On certification

While googling for something completly different, stumbled apon this letter from a 1999 issue of USENIX’s ‘;login:’ magazine by Sergey Babkin, in which he shares his view on Certification, which I mostly agree with. An exerpt below, click the link for his full comment:

I believe that certification benefits neither the professionals nor their clients. Does it benefit anyone? Of course it does. It benefits two social groups: the bureaucracy that conducts the certification and the people who can’t stay in the business without being protected by a shield of certificate. We can easily find numerous examples in current life.

Take, for example, the Microsoft certification programs. No doubt, Microsoft makes very nice money from selling the materials for a high price and charging thousands of dollars for the certification itself. But that means that the professionals lose this money, and their clients lose this money too because they have to compensate these expenses. Does the presence of certification mean that its owner really knows something about the subject? I doubt it very much. I do not have much respect for the people I know who have this certification. I would not recommend them for any job requiring any intelligence. They are most enthusiastic about getting these certificates.

I also have experience from another side. It happened that I got a Novell NetWare Administration certificate. Does that make me a good NetWare administrator? I doubt it. Attending the courses gave some interesting knowledge. And I’m probably not a really bad NetWare administrator, at least I have seen a number of worse ones. But that’s not because of this certificate but because UNIX administration and NetWare administration have things in common and most of the time I’m able to figure out or quickly find in the manuals the details I don’t know, based on the basic knowledge I have. And yes, I would recommend the same caution when hiring the bearers of Novell certificates as for Microsoft certificates, or any other certificates, such as CISCO or HP or Oracle.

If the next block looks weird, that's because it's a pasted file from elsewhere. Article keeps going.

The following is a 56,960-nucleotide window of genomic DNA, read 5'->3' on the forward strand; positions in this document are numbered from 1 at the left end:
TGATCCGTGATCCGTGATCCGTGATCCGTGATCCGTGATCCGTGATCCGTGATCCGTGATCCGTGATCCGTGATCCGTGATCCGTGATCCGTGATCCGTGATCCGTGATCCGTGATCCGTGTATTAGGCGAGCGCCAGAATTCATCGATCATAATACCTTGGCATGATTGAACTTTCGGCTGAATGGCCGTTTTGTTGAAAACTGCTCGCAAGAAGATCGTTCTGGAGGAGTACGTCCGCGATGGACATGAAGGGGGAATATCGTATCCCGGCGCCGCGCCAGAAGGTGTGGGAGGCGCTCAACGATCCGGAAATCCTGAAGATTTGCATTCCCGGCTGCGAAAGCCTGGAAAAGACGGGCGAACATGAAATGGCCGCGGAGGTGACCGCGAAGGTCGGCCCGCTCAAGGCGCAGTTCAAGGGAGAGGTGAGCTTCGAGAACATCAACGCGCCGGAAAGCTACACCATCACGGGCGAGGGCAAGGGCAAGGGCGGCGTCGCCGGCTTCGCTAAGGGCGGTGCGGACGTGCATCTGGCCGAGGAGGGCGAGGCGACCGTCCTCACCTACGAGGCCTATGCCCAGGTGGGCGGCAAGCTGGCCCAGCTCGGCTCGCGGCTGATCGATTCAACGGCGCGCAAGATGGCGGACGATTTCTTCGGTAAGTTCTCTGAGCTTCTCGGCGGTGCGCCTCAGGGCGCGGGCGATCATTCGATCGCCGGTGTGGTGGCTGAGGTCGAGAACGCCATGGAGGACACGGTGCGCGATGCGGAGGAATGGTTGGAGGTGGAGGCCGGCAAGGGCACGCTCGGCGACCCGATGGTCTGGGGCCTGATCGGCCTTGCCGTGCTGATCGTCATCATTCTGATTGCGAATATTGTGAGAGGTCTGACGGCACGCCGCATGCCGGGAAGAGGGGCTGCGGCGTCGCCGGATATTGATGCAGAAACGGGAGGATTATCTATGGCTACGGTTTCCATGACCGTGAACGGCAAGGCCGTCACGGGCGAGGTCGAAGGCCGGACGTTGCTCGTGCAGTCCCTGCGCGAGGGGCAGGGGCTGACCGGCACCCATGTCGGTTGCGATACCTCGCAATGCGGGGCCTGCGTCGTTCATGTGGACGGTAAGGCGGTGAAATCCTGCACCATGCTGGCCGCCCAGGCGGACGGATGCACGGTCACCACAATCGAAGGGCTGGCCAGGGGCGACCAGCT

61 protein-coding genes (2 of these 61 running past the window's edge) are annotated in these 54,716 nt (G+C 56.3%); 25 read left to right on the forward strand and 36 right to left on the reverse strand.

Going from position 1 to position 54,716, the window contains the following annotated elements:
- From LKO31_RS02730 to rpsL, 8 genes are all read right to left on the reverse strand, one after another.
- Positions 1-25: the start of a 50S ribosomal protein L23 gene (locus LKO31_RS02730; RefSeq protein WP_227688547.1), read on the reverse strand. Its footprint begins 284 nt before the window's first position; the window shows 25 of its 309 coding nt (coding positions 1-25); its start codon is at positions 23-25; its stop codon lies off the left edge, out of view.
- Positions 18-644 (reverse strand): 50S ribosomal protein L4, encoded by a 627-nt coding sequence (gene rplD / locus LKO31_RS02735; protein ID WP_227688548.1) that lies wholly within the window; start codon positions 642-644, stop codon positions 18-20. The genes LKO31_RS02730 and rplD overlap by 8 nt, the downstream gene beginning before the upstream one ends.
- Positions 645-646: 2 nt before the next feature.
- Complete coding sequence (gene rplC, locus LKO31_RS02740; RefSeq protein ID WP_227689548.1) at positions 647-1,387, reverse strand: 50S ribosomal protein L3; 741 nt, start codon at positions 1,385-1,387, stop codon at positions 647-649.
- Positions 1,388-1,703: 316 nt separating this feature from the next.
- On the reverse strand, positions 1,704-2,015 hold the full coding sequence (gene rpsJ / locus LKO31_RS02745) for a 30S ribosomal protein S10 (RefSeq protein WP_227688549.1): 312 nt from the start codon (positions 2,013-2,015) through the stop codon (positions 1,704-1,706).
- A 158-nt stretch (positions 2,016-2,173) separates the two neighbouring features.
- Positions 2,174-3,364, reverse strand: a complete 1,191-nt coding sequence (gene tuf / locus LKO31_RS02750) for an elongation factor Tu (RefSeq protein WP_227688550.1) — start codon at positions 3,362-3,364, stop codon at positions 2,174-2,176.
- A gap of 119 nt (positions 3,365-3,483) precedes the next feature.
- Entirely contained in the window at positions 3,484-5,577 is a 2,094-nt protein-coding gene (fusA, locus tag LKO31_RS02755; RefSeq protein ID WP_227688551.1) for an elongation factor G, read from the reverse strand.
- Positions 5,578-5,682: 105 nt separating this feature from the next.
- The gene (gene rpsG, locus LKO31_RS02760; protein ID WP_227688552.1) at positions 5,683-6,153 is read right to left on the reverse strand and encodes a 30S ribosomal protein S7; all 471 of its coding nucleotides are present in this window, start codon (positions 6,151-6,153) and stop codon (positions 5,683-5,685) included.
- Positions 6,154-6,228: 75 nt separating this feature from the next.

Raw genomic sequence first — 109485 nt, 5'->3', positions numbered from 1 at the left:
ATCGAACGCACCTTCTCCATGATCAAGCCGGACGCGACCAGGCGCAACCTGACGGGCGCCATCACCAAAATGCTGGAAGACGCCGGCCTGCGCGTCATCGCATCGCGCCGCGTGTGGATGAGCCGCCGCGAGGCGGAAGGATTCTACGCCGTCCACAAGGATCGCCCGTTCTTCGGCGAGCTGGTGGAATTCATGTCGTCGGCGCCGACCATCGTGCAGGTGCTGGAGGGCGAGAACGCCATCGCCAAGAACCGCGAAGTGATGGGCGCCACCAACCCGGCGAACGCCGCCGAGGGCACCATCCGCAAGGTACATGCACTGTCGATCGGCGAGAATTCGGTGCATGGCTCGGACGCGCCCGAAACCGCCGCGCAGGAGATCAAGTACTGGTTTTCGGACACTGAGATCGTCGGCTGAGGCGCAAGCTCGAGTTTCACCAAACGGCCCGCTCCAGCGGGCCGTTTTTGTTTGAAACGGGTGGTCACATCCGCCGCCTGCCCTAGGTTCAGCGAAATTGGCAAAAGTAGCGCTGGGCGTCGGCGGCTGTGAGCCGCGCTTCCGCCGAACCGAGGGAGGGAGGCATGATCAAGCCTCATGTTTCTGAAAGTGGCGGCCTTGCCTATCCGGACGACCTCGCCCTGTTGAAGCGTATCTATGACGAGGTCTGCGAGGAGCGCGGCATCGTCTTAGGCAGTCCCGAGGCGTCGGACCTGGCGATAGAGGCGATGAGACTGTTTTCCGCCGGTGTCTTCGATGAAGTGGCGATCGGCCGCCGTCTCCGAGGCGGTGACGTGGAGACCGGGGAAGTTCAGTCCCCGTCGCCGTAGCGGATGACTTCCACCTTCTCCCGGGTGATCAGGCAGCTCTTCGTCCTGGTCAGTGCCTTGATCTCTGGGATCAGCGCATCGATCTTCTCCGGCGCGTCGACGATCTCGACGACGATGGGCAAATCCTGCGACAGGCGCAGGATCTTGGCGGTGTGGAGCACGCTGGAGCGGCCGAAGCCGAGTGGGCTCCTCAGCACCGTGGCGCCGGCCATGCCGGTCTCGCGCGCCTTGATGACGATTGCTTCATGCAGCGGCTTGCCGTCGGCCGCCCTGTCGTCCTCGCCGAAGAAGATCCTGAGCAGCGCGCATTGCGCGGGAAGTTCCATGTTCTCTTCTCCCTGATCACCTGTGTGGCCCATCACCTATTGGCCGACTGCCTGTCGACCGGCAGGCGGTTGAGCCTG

Based on all this experience, my opinion is: “Certification Considered Harmful.”

Update: On a side-note… I did pass my LPI-201 exam… 1 more to go for LPIC-2 certification

LinuxTAG.de — day 1

So after a last minute party (sim, grats with the new job) last night (and mono and tara are nice pubs) and therefore a really really late night, I got up somewhat early this morning (but not as early as originally planned) and packed for LinuxTAG  in Wiesbaden, Germany . At around 8:00 I was ready to leave home. I arrived in Wiesbaden and entered the conference building (Rhein-Main-Hallen) around 12:30, which gave me more then enough time to register, look around a bit and attend the first lecture (Kismet and GPSDrive) at 13:00.

After the kismet lecture I went for a talk with the OpenBSD and LPI guys and then decided to check the wifi-connection. Everything seems to work, though I am missing some routes towards my home-box. Today aren’t too many interesting (and english) lectures, so maybe I’ll go check out the city somewhat… From what I’ve seen it’s beatiful, and I’m dead-smack in the city-center (parking hell). The train-station here is breathtaking. I’ll be heading over to N’s place later this evening to crash there… thanx N.